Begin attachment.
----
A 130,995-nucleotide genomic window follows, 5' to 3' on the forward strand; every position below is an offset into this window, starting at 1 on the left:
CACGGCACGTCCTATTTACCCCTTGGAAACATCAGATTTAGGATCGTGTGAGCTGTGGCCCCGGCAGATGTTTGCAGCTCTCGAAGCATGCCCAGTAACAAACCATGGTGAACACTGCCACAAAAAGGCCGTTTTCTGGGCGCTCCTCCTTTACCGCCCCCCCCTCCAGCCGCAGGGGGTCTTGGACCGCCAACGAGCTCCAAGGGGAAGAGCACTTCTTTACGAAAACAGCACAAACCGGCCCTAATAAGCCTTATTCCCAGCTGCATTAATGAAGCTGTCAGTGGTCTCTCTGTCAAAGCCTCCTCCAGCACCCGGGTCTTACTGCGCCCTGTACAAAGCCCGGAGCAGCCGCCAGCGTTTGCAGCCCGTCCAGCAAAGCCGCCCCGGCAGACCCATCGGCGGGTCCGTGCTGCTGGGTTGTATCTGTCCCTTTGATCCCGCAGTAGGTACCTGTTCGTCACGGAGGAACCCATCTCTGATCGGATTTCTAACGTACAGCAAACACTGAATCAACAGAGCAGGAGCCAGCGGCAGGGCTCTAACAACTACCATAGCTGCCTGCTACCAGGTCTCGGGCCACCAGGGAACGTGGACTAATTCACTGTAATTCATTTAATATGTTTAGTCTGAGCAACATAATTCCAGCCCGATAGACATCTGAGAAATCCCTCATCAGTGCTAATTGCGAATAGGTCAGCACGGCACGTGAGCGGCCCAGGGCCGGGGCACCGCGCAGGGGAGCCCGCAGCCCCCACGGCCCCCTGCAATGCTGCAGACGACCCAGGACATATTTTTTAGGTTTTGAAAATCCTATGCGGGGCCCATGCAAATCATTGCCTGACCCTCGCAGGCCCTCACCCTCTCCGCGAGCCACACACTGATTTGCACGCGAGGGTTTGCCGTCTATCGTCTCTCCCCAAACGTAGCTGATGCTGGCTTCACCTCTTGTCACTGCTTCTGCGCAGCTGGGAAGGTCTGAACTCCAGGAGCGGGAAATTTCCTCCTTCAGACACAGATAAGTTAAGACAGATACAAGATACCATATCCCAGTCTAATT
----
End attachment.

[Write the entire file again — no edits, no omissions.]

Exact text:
A 130,995-nucleotide genomic window follows, 5' to 3' on the forward strand; every position below is an offset into this window, starting at 1 on the left:
CACGGCACGTCCTATTTACCCCTTGGAAACATCAGATTTAGGATCGTGTGAGCTGTGGCCCCGGCAGATGTTTGCAGCTCTCGAAGCATGCCCAGTAACAAACCATGGTGAACACTGCCACAAAAAGGCCGTTTTCTGGGCGCTCCTCCTTTACCGCCCCCCCCTCCAGCCGCAGGGGGTCTTGGACCGCCAACGAGCTCCAAGGGGAAGAGCACTTCTTTACGAAAACAGCACAAACCGGCCCTAATAAGCCTTATTCCCAGCTGCATTAATGAAGCTGTCAGTGGTCTCTCTGTCAAAGCCTCCTCCAGCACCCGGGTCTTACTGCGCCCTGTACAAAGCCCGGAGCAGCCGCCAGCGTTTGCAGCCCGTCCAGCAAAGCCGCCCCGGCAGACCCATCGGCGGGTCCGTGCTGCTGGGTTGTATCTGTCCCTTTGATCCCGCAGTAGGTACCTGTTCGTCACGGAGGAACCCATCTCTGATCGGATTTCTAACGTACAGCAAACACTGAATCAACAGAGCAGGAGCCAGCGGCAGGGCTCTAACAACTACCATAGCTGCCTGCTACCAGGTCTCGGGCCACCAGGGAACGTGGACTAATTCACTGTAATTCATTTAATATGTTTAGTCTGAGCAACATAATTCCAGCCCGATAGACATCTGAGAAATCCCTCATCAGTGCTAATTGCGAATAGGTCAGCACGGCACGTGAGCGGCCCAGGGCCGGGGCACCGCGCAGGGGAGCCCGCAGCCCCCACGGCCCCCTGCAATGCTGCAGACGACCCAGGACATATTTTTTAGGTTTTGAAAATCCTATGCGGGGCCCATGCAAATCATTGCCTGACCCTCGCAGGCCCTCACCCTCTCCGCGAGCCACACACTGATTTGCACGCGAGGGTTTGCCGTCTATCGTCTCTCCCCAAACGTAGCTGATGCTGGCTTCACCTCTTGTCACTGCTTCTGCGCAGCTGGGAAGGTCTGAACTCCAGGAGCGGGAAATTTCCTCCTTCAGACACAGATAAGTTAAGACAGATACAAGATACCATATCCCAGTCTAATT